Social media has many implications with identity management. For one, it makes it dramatically easier to determine social identities. Through various platforms, people’s choices show their dynamic relationships, give context to parts of their lives and offer trust by affiliation. A person who has 1,000 highly respectable LinkedIn contacts, for example, should receive some weighting for trustworthiness from that, Atick said. Social media also allows for social résumés. Individuals can post whatever they want, but other people vet them. Atick explained that the upshot of what is happening in the world is that increasingly identification is being derived from data external to the biometrics enrollment process.

NATO Forwards Biometrics

September 17, 2013
By Rita Boland

NATO is investing time, talent and treasure into advancing biometrics, Col. Bernard Wulfse, Dutch Army, commander, Joint Task Force Counter Improvised Explosive Device (C-IED), explained at the Biometric Consortium Conference. The alliance has named biometrics a critical capability shortfall to address. Key to achieving goals for biometrics is bringing all the partner nations together—not only the few currently supporting the efforts. Methods that proved useful against IEDs have applications in the biometrics realm, and lessons can be applied from the former to the latter.

Current conflicts generate from within states, not between them, so identifying enemies is difficult. More investment in rooting out the bad guys is necessary, Col. Wulfse explained. This anonymity in the physical and cyber realms makes it impossible for traditional forces to deploy their best capabilities. “Asymmetric threats … have rendered our strengths ineffective,” Col. Wulfse said.

Identity management of friend and foe can help mitigate the threats of these types of adversaries and not only in the military context. Other applications include C-IED, counterintelligence, counterterrorism, access control and more. Unlike in times past, biometrics efforts now truly have support from the highest headquarters, the colonel stated.

Despite this support, the basic challenges remain the same. The potential of biometrics for military use is not fully understood. NATO lacks harmonization in guidance, procedures and standards. Capabilities among the various armed forces are unbalanced. There is a lack of knowledge and trust in the biometrics arena, and many of the troops collecting biometric information today will not see the benefits from their work because it often takes years for the data to become a usable resource.

Biometrics: Changing the Game and Facing Challenges

September 17, 2013
By Rita Boland

Biometrics has advanced significantly over the past decade, altering the lives of people across the globe, especially in developing countries. But the field faces many concerns as it looks toward the future.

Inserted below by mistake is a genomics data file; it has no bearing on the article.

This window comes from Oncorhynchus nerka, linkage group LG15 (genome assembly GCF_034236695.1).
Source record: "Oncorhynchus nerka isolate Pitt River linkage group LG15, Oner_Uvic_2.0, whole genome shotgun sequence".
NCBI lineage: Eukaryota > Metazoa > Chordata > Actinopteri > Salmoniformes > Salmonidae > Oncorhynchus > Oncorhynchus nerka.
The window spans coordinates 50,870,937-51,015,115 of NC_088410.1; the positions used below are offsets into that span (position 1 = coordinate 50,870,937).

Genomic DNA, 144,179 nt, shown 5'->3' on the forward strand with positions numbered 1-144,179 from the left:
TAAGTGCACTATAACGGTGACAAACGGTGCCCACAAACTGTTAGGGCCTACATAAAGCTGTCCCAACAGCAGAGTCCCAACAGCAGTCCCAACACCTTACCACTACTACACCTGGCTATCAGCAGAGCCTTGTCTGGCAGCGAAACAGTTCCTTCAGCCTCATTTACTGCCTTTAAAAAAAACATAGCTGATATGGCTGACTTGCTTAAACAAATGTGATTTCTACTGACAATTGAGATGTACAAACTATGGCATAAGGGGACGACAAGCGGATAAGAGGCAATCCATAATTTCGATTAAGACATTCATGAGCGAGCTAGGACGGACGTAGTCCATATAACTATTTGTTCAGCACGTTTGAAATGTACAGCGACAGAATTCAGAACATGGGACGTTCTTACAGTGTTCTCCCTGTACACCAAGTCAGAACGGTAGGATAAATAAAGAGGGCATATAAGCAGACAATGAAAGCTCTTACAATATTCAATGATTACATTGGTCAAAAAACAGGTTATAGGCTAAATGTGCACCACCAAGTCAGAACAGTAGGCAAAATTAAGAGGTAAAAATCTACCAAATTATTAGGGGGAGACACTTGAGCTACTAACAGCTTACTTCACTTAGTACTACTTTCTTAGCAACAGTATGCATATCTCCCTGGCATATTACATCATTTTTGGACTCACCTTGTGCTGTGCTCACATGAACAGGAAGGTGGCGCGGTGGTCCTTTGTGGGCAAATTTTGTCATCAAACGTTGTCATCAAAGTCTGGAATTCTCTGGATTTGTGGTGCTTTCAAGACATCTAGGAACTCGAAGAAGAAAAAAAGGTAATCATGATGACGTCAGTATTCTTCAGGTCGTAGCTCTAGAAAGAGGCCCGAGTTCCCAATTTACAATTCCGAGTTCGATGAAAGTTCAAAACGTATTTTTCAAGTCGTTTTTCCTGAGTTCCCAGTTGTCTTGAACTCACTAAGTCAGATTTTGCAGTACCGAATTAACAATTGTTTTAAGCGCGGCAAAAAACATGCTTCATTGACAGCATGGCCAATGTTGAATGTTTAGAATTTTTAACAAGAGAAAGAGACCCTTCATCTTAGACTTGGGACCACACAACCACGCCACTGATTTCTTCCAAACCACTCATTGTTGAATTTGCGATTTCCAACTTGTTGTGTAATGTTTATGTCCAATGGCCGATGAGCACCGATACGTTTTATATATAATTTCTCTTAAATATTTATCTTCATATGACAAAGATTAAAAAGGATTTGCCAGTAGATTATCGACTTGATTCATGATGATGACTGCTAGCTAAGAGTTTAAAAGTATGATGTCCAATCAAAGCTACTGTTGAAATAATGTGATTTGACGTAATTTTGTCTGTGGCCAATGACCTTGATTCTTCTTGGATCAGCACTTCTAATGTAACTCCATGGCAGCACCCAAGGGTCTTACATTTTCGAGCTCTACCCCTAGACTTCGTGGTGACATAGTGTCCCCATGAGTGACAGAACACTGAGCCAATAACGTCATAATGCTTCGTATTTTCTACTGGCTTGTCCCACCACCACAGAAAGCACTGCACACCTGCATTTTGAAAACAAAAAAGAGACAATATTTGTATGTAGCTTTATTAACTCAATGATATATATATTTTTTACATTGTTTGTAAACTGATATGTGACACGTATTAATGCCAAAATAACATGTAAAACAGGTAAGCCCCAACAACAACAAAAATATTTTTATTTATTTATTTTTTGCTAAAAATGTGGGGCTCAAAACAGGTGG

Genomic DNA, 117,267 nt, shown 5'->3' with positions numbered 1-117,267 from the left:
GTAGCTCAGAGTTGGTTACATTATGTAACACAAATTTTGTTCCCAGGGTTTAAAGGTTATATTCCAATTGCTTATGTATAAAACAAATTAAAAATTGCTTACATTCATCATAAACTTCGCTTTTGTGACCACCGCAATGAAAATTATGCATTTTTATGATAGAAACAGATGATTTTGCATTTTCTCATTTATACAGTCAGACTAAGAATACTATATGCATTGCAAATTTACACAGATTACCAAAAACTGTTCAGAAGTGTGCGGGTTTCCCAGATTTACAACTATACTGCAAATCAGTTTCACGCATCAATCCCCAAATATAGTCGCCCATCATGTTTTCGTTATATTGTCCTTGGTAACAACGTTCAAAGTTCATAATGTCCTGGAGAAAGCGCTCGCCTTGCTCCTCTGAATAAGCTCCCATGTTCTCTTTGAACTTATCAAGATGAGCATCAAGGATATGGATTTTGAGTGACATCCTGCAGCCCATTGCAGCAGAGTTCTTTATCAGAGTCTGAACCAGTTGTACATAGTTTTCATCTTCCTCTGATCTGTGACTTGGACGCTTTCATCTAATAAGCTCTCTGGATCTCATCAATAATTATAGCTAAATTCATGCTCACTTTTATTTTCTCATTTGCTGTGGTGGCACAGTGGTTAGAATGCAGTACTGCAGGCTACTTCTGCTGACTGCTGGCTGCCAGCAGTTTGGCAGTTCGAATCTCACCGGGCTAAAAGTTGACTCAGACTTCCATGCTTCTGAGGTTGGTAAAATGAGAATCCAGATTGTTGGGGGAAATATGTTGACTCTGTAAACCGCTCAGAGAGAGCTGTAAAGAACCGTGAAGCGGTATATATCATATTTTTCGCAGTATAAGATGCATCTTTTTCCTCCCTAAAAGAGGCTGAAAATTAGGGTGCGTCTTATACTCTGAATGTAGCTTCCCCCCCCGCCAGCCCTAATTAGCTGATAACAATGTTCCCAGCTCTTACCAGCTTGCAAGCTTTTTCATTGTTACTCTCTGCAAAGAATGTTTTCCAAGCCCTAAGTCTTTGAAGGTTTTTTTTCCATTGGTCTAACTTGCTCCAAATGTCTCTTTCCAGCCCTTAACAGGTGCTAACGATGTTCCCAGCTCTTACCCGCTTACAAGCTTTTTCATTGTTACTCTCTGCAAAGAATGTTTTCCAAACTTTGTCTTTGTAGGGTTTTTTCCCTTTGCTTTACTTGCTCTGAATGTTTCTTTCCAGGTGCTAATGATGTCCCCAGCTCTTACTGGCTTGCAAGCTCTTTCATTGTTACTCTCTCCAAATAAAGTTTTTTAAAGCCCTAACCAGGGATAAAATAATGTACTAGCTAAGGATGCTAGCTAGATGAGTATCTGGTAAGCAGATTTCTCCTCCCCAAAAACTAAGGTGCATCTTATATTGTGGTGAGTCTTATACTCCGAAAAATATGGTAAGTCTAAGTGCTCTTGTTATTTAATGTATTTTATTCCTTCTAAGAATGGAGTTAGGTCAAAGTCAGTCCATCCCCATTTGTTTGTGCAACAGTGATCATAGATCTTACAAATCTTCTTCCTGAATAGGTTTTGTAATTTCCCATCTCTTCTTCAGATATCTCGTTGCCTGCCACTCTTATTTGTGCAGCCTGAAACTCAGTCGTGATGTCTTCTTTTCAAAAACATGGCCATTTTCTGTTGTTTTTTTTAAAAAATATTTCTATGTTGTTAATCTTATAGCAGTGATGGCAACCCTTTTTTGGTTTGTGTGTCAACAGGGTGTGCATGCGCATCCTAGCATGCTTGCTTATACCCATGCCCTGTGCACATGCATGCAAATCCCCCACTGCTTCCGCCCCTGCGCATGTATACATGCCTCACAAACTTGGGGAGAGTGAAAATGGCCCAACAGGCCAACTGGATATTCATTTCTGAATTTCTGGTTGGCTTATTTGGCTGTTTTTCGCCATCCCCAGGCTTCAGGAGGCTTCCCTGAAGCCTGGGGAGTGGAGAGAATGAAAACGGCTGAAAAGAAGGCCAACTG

Ken Gantt, acting deputy director, Office of Biometric Identity Management, outlined the challenges he sees at the Biometric Consortium Conference Tuesday in Tampa, Florida. The first is direction. Members of the biometrics community need to determine where they want to be in 2025. The second challenge is a combination of policy, privacy and perception. “What is right to share and with whom?,” Gantt asked. Third is operations in terms of improving the employment of biometrics. Fourth is technology. “We can’t do what we do without technology,” Gantt says. However, this comes with problems because of resource constraints. Developers have to make technology affordable.

The fifth and final challenge is identity, or rather, the definition of identity. Gantt explained that the term has different meanings for different people. The lack of uniformity presents challenges when groups try to work together. Gantt made several recommendations to resolve the issues he presented. One basic measure calls for a standardization of definitions and vocabulary to decrease confusion. Most of the other solutions revolve around increasing communications within and outside of the biometric community. Sharing ideas, insights and the benefits of adopting biometrics will advance the field internally as well as encouraging its acceptance by the general populace.

Eyeing Next-Generation Biometrics

September 1, 2013
By George I. Seffers

The FBI is on schedule to finish implementing next-generation biometric capabilities, including palm, iris and face recognition, in the summer of next year. New technology processes data more rapidly, provides more accurate information and improves criminal identification and crime-solving abilities.

Identity Technology Breakthroughs Impact National Security

September 1, 2013
BY Rita Boland

Scientists are enabling DNA analysis to function as a virtual sketch artist to figure out who people are and what they look like even in situations with no eyewitnesses. The developments have particular application to counterterrorism but could affect a wider array of fields as well. Even more importantly, the personnel are developing bioinformatic software solutions databases to manage quick interpretation of data for usability.